some people will eat anything. Not me. There was only one meal that appealed to my appetite. This heavenly prix fixe was served at Yamase restaurant on King West -- until last fall, when cruel fate closed the place and broke my health. Now, to ward off fainting spells and scurvy, I'm forced to go shopping for supplies someplace besides the LCBO. Even as a child, I found supermarkets horribly depressing places full of products instead of food. All those gigantic tubs of peanut butter, crates of powdered milk and pillow-sized bags of puffed wheat meant to save a big family money put me off grocery shopping for good.
Chinese or Indian supermarkets don't make me feel so bad, because I can pick through shelves of pretty packages whose contents are a total mystery to me. But for a real adventure where the random and unpredictable selection and low prices resemble a good rummage sale, it's Grocery Warehouse Clearances, just up Noble Street from Queen in Parkdale.
Wednesday to Saturday from 10 to 5, you can walk down the stairs that lead to an Aladdin's cave of orphaned groceries. Friendly fellows Brooke and Bernie stack and sell the stock they get from grocery stores gone bankrupt or bought out, slow movers and old labels, stuff that can come from just about anywhere.
Brooke's ex-father-in-law started Usher's grocery "salvage" company in 1936. The family constructed this building over 25 years ago, when there were 14 cash registers. Now, these two continue arranging shipments with their practical philosophy: "Gotta take the good with the bad."
Some customers drive down to drop a few hundred bucks. Locals with little to spend are just as welcome. Brooke understands. "Some people aren't working. They come in, wander around for an hour and maybe buy something for 79 cents."
An hour is hardly enough browsing time for all there is to see. Just inside the door, birch beer from the Maritimes, 3 bottles for 99 cents. Currently, there's a particularly fascinating array of jars, bottles and tins representing the end of the exotic imports of a "multicultural" grocer in Mississauga whose rent was too high.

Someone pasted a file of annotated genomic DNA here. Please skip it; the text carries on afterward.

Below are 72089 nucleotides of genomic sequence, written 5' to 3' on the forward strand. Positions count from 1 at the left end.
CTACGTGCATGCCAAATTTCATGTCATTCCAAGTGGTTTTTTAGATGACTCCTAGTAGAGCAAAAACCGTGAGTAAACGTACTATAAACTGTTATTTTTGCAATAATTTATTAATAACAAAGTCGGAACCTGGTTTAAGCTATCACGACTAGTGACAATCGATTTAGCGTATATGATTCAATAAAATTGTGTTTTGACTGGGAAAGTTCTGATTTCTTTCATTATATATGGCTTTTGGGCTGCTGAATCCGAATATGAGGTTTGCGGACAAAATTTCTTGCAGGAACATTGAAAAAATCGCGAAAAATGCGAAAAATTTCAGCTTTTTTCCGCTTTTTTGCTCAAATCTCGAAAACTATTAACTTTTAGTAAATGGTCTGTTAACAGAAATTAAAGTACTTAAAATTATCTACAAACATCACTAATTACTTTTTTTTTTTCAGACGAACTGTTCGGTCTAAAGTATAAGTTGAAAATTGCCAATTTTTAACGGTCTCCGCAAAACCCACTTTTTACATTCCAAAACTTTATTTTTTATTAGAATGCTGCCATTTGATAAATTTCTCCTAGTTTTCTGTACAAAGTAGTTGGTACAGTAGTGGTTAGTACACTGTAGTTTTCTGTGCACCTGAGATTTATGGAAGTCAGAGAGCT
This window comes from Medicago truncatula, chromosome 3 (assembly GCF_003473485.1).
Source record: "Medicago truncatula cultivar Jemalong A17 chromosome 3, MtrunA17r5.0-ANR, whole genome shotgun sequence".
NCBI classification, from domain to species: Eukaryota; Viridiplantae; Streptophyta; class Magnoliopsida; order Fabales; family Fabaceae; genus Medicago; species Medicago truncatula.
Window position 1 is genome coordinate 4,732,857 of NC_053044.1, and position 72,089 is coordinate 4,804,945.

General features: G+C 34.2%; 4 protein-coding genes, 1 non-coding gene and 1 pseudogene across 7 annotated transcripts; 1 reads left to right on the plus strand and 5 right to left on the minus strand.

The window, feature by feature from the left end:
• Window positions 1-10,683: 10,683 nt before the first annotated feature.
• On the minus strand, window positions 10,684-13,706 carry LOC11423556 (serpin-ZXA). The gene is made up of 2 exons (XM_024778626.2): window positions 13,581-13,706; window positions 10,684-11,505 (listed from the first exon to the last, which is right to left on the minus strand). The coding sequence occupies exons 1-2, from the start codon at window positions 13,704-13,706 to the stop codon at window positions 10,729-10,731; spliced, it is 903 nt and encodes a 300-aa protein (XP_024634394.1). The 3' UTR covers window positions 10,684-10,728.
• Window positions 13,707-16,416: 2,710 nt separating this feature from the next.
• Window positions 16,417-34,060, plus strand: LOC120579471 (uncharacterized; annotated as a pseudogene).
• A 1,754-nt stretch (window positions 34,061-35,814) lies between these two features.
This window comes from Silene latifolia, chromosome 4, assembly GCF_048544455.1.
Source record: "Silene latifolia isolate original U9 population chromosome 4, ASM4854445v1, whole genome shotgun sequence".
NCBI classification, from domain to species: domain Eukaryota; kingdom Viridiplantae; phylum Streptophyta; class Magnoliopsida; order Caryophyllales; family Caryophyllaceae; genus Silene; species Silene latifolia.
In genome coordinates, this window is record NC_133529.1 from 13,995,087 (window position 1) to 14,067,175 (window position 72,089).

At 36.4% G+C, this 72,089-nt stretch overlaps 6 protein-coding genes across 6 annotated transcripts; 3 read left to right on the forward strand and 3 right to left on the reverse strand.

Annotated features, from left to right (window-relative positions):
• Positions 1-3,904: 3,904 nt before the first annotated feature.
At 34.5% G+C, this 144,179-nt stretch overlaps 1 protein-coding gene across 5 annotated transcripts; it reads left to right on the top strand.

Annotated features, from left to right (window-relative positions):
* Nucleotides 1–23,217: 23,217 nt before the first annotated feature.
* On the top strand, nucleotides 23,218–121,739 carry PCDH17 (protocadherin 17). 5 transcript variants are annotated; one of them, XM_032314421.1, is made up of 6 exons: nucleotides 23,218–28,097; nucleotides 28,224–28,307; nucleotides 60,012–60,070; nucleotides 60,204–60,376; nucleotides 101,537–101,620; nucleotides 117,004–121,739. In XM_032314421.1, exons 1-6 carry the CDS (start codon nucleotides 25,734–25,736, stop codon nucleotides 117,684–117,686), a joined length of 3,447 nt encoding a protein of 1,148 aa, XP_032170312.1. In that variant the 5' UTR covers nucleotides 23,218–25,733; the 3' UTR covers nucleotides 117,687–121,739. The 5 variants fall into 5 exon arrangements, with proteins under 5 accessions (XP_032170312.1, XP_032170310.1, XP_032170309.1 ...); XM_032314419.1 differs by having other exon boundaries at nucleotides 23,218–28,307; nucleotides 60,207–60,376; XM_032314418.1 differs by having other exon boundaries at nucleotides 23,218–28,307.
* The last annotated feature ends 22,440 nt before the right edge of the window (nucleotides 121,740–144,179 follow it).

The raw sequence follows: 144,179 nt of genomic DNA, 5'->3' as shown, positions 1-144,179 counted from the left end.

I've already taken home a bottle of wild rose syrup from Poland. The Greek barber next to me recommends the bitter green-orange preserves. There are four brands of vine leaves. I pick up a bottle of Jordanian orange-blossom water for $1.29, and it smells so beautiful I don't know whether to put it in drinks or behind my ears.
According to the food science division of the Canadian Food Inspection Agency, "As long as the can stays intact, hermetically sealed, the product is good with respect to health concerns.... A small dent on the can's body shouldn't affect the product unless it damages the double seams."
Brooke graphically illustrates this point by changing the shape of a green bean tin with his fist. He whips out a marker to reduce the price to 29 cents as he delivers a speech about the misunderstood dented can. As to best-before dates, chains get rid of outdated labels, he says, but despite the date some stuff will actually keep for years. "It isn't milk.'
Campbell's soup, for example, has a sell-by or best-before date, while Heinz's best-before info is hidden in the computer code where customers can't see it. A Campbell's rep who wishes to remain nameless won't elaborate on eating beyond the label date and will only insist that "it's just not recommended.' Anna Relyea at Heinz will only say that "it would be unusual for our products to stay on the shelves long anyway.' Hmm.
Right now at the store they have a lot of canned goods bearing the Generation label, discontinued when Provigo of Quebec was purchased by Loblaws. They came in a 25-tractor-trailer-load from Sudbury, 12 of which the two owners unloaded themselves.
There are, of course, mistakes. Like the tofu cheese that went from California up to Vancouver, where it was discovered the reefer (refrigeration container) was 40° F instead of 38°. Brooke bought the load and "couldn't give the stuff away. We don't have any tofu cheese people.' He used to get a lot more items, toiletries especially (I like the Canadian-made Amigo orange or blue aftershave for 89 cents), but now much of it goes to food banks, the major competition for this operation.
In the end, I pick up one can of rosebud beets and linger over the stuff that really attracts me, like the old-style package of Bulldog steel wool from Thamesville, Ontario. Art for 69 cents.
As I'm leaving, the two tell me about the big one that got away. A full boatload of sugar. Sat in a warehouse for a year. In the end, somebody else got it. Brooke looks wistful. But who knows what surprising jetsam next week might bring.